Rather then go over each soldered connection individually, this picture shows an overview of the whole setup. I put a male connector on short wires from the Milwaukee adapter. One 6 foot “extension” has a male connector on one end of some speaker wire and a female on the other. I did another one of these using the nice silicone wire; this extension is for nearer to the soldering iron, because the silicone jacketed wire is much more flexible. Lastly, I put a male connector on the 12V car adapter. The point is, mix and match to your heart’s content.
Stretching the Barrel Connector Housing
The Banggood 3 core wire was just slightly wider than these barrel connector housings. One trick I found was to use an appropriately-sized screwdriver to force the plastic housing to be just a bit wider. Doing this, I was able to slip the connector housing over the outer jacket as shown for a cleaner install.
Soldering a Male Barrel Connector
To attach one of these connectors, strip the wiring first. Only two wires, positive and negative power, are required. As such, I clipped the third wire in the 3-core silicone wire short, as shown.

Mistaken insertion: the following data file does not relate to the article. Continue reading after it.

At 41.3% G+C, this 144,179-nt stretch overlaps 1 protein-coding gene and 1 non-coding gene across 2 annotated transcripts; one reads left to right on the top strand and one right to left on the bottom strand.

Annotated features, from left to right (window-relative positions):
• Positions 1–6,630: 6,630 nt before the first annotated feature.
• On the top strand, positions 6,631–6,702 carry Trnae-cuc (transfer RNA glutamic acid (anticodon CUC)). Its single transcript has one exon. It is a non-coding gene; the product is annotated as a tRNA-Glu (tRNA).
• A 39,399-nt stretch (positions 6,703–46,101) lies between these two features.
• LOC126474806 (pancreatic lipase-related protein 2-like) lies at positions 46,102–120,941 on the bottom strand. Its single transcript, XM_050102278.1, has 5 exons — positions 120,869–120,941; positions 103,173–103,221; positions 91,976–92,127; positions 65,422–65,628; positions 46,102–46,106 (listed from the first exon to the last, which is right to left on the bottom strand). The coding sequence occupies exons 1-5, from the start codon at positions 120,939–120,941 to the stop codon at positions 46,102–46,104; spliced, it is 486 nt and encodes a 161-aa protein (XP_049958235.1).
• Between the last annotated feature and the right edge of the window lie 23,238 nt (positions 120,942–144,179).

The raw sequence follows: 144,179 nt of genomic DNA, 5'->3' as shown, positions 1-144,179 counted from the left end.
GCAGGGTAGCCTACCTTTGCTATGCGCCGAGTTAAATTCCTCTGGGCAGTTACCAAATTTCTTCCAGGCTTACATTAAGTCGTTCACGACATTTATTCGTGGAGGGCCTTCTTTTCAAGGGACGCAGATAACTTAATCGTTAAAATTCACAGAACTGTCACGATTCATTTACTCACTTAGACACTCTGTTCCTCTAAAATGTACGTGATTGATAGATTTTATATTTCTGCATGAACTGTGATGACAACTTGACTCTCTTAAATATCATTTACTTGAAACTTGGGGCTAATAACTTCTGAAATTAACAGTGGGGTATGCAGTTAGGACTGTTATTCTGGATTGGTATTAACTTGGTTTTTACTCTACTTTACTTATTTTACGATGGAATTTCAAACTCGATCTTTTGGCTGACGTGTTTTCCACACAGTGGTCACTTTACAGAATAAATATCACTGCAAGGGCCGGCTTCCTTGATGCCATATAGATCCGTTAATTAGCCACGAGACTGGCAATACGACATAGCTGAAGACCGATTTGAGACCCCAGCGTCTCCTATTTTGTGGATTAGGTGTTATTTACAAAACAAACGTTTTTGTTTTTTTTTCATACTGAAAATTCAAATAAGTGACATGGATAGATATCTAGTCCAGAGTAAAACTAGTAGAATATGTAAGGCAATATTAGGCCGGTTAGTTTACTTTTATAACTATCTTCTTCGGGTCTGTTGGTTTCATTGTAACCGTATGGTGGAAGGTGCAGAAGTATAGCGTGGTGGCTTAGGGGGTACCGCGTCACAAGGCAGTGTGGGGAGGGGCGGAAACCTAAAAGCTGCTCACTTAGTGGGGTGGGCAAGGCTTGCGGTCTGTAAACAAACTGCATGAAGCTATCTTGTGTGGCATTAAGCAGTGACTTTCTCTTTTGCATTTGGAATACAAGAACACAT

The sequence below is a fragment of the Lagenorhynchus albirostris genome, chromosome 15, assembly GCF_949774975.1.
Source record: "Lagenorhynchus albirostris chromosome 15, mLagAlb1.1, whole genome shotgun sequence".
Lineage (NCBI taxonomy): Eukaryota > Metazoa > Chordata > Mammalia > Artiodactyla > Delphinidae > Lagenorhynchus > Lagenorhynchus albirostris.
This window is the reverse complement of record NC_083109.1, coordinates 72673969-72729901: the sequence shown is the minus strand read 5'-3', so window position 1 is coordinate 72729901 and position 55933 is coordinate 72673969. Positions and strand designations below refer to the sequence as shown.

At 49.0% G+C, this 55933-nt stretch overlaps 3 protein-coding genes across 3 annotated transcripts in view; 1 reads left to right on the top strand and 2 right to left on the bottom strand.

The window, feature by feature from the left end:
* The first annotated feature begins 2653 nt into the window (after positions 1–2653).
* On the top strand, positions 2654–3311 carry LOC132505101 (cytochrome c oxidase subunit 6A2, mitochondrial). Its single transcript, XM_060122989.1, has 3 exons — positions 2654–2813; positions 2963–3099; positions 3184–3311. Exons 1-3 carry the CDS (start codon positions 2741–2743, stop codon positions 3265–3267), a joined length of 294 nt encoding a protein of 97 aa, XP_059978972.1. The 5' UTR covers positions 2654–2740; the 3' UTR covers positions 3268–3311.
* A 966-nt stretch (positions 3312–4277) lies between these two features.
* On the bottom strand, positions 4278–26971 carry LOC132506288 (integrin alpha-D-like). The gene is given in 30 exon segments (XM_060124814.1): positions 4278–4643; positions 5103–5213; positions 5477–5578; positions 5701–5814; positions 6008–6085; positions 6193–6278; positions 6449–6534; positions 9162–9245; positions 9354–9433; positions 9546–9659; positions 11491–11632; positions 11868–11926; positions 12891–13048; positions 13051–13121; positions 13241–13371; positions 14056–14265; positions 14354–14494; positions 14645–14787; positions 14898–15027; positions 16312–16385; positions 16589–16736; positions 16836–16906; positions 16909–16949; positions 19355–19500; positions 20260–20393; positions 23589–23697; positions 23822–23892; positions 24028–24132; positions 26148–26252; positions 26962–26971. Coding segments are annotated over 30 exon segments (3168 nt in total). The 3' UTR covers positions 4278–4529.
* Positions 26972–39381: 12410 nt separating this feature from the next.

This picture shows the 12V car power outlet in progress. I unscrewed the black plastic connector housing and slid it down the cable. If the cable is thin enough, it can be pulled on from the other end.
At this stage, I would also slide some heat shrink down each wire.
Hopefully, the picture is good enough that you can see the barrel connector has two tabs. Each of them has a very small hole to thread the wire through.
The ground wire goes through the longer tab on the outside. Once through, some small pliers will easily crimp everything down to hold it in place.
This shows the positive wire in place as well. I got them both lined up and then soldered.
Here both wires are soldered, with heat shrink applied. I didn’t put heat shrink on the ground wire for this connection, but I probably should have.
After solder and heat shrink, I screwed the plastic connector housings back on. Lastly, I pulled the outer wire jacket back up and taped it to seal.
Repeat for all male connections. On the three core wire, I added some heat shrink to neaten it up.
Soldering a Female Barrel Connector